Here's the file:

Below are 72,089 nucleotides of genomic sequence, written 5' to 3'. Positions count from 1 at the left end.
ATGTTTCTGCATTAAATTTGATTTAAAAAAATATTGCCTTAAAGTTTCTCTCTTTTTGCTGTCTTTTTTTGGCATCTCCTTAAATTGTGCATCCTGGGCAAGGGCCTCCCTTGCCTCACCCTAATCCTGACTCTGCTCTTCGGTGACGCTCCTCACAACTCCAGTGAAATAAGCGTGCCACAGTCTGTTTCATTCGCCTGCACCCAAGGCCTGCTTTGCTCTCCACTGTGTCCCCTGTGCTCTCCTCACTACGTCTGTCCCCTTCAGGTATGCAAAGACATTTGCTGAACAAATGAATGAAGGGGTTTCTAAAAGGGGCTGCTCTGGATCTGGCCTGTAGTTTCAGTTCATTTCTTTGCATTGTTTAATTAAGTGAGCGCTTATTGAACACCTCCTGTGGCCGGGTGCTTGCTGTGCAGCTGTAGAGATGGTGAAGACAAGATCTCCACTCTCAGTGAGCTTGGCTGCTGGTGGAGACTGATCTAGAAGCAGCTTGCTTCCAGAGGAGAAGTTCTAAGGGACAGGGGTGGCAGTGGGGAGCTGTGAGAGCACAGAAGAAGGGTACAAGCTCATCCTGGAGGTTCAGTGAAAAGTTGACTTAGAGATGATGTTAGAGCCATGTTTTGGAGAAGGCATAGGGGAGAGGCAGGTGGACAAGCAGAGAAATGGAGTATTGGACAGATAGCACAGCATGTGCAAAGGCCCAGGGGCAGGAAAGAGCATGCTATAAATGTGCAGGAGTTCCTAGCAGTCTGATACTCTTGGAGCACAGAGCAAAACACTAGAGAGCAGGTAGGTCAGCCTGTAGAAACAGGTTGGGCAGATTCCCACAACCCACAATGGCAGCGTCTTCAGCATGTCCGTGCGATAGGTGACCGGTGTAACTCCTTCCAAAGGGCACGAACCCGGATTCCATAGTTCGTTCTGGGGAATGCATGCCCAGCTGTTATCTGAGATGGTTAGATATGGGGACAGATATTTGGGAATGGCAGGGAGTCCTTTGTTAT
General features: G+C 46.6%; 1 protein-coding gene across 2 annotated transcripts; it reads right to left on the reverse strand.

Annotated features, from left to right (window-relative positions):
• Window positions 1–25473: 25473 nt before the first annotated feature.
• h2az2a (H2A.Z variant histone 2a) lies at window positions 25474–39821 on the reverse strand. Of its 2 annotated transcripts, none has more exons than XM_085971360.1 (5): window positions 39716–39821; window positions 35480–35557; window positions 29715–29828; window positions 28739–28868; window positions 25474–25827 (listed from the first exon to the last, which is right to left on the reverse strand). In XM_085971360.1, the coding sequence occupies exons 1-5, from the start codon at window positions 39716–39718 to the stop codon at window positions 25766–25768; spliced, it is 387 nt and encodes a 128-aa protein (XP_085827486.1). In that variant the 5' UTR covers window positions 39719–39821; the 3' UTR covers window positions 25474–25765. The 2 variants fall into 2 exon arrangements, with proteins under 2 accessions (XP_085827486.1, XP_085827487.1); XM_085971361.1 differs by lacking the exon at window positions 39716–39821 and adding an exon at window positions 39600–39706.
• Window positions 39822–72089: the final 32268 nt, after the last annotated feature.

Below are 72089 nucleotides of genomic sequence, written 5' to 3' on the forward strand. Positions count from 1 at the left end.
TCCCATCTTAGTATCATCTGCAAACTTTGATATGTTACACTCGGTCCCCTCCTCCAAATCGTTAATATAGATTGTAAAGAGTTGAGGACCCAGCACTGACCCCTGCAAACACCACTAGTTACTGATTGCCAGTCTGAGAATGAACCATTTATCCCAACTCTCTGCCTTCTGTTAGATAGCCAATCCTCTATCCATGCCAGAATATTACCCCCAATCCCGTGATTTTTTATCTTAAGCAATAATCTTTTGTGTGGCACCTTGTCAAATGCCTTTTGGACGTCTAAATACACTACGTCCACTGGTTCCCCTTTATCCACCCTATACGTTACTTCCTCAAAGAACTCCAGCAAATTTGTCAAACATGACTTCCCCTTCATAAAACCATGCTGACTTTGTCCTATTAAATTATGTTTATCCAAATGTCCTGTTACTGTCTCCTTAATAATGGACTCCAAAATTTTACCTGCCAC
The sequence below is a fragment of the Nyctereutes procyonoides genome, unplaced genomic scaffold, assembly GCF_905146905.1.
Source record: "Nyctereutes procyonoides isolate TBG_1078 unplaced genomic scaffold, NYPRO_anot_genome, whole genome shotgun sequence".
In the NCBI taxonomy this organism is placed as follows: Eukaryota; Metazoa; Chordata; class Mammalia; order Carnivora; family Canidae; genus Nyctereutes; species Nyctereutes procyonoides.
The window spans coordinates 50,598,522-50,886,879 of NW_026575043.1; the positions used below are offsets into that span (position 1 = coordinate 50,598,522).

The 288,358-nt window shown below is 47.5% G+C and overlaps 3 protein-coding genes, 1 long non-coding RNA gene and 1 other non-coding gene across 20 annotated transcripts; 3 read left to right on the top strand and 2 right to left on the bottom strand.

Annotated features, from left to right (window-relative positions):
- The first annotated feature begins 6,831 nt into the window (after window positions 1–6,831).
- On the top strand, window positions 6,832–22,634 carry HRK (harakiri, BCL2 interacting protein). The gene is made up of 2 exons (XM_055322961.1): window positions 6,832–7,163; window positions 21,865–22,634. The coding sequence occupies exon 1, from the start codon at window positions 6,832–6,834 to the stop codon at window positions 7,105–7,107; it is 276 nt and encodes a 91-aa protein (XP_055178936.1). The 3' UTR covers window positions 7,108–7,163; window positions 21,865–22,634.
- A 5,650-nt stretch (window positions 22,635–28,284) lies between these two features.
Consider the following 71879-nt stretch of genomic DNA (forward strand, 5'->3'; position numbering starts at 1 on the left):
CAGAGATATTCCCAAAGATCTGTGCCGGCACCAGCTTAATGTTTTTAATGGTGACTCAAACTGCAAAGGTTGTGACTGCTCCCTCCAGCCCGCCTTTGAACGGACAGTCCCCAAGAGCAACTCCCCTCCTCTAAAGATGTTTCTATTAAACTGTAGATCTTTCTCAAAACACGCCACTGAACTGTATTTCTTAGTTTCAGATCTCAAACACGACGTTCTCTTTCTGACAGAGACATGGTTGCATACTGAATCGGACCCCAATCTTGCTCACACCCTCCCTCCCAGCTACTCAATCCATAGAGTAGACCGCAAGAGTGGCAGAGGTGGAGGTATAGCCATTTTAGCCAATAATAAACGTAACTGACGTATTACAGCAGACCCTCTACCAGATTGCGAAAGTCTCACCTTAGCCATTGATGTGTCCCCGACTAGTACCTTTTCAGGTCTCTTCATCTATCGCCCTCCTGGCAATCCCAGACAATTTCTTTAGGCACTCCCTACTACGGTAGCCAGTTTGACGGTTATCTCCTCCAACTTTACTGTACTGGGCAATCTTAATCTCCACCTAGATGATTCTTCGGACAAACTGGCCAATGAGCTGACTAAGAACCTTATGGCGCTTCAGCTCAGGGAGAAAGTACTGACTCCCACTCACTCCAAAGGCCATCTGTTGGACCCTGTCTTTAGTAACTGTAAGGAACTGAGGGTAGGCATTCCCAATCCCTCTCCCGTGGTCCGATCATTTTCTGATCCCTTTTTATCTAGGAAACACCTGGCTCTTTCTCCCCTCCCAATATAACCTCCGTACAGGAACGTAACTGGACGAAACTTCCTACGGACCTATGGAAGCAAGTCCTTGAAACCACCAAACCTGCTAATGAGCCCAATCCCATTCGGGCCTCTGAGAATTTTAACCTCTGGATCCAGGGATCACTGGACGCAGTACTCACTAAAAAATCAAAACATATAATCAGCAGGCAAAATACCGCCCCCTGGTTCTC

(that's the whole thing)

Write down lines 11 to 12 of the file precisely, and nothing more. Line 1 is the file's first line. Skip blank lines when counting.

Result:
Source record: "Nyctereutes procyonoides isolate TBG_1078 unplaced genomic scaffold, NYPRO_anot_genome, whole genome shotgun sequence".
In the NCBI taxonomy this organism is placed as follows: Eukaryota; Metazoa; Chordata; class Mammalia; order Carnivora; family Canidae; genus Nyctereutes; species Nyctereutes procyonoides.